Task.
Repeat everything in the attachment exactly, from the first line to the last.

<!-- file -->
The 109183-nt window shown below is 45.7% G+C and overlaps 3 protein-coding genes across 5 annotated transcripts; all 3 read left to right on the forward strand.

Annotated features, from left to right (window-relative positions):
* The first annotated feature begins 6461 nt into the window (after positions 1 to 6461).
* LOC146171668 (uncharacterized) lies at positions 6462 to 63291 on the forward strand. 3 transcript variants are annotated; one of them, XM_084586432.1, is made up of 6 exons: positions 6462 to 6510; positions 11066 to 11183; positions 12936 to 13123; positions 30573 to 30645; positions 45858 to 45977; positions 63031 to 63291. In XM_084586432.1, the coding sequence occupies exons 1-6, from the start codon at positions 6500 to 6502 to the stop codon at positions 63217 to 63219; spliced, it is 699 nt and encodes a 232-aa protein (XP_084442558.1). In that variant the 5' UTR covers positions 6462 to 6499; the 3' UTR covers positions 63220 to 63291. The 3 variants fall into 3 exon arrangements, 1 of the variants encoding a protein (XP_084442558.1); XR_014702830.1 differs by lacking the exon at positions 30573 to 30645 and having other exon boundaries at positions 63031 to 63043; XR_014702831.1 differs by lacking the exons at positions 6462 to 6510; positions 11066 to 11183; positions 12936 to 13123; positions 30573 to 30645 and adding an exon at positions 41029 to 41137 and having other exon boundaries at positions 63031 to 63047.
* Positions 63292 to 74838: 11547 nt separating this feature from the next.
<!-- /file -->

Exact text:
The 109183-nt window shown below is 45.7% G+C and overlaps 3 protein-coding genes across 5 annotated transcripts; all 3 read left to right on the forward strand.

Annotated features, from left to right (window-relative positions):
* The first annotated feature begins 6461 nt into the window (after positions 1 to 6461).
* LOC146171668 (uncharacterized) lies at positions 6462 to 63291 on the forward strand. 3 transcript variants are annotated; one of them, XM_084586432.1, is made up of 6 exons: positions 6462 to 6510; positions 11066 to 11183; positions 12936 to 13123; positions 30573 to 30645; positions 45858 to 45977; positions 63031 to 63291. In XM_084586432.1, the coding sequence occupies exons 1-6, from the start codon at positions 6500 to 6502 to the stop codon at positions 63217 to 63219; spliced, it is 699 nt and encodes a 232-aa protein (XP_084442558.1). In that variant the 5' UTR covers positions 6462 to 6499; the 3' UTR covers positions 63220 to 63291. The 3 variants fall into 3 exon arrangements, 1 of the variants encoding a protein (XP_084442558.1); XR_014702830.1 differs by lacking the exon at positions 30573 to 30645 and having other exon boundaries at positions 63031 to 63043; XR_014702831.1 differs by lacking the exons at positions 6462 to 6510; positions 11066 to 11183; positions 12936 to 13123; positions 30573 to 30645 and adding an exon at positions 41029 to 41137 and having other exon boundaries at positions 63031 to 63047.
* Positions 63292 to 74838: 11547 nt separating this feature from the next.